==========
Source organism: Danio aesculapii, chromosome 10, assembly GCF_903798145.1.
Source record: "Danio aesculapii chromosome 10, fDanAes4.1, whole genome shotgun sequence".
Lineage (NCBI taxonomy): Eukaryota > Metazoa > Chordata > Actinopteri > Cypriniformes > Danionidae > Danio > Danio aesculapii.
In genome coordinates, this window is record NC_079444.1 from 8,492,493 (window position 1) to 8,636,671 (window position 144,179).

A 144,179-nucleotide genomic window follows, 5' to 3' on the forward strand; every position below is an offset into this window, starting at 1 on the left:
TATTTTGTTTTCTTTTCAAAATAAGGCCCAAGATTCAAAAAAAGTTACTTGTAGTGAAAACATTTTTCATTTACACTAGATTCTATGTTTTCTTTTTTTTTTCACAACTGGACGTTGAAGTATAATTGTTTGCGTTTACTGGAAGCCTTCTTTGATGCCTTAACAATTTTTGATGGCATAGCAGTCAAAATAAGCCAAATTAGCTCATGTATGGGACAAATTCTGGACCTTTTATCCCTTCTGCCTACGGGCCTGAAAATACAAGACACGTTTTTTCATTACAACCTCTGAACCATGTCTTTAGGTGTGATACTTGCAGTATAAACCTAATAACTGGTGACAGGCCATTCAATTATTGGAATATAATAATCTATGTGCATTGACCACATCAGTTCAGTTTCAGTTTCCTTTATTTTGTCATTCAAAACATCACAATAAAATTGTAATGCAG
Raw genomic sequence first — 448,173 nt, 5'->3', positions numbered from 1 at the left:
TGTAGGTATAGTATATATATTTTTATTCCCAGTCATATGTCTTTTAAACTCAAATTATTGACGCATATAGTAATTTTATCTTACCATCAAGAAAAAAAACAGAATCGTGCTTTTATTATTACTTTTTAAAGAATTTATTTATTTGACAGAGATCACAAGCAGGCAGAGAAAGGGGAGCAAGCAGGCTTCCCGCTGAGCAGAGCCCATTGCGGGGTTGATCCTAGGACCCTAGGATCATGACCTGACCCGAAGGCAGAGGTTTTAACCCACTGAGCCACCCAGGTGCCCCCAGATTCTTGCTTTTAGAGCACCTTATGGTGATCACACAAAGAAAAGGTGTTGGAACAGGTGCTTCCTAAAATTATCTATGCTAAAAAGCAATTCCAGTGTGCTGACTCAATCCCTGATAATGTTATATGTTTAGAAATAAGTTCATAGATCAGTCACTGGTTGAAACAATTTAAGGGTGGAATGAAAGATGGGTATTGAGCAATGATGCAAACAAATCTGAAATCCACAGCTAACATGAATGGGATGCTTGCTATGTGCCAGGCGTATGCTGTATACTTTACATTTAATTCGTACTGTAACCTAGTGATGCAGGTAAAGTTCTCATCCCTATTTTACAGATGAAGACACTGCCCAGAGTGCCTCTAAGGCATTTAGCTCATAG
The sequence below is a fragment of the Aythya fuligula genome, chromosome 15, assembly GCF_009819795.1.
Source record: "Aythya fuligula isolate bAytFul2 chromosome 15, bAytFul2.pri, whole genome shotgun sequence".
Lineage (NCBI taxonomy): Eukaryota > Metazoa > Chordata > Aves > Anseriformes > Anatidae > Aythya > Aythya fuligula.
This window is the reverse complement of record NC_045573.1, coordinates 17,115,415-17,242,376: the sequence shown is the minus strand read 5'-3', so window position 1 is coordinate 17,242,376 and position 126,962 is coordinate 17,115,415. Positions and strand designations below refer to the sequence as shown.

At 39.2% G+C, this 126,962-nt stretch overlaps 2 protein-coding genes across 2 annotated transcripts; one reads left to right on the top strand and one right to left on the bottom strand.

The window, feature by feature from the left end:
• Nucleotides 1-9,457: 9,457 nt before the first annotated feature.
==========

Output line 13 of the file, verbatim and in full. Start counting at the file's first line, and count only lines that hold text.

At 39.2% G+C, this 126,962-nt stretch overlaps 2 protein-coding genes across 2 annotated transcripts; one reads left to right on the top strand and one right to left on the bottom strand.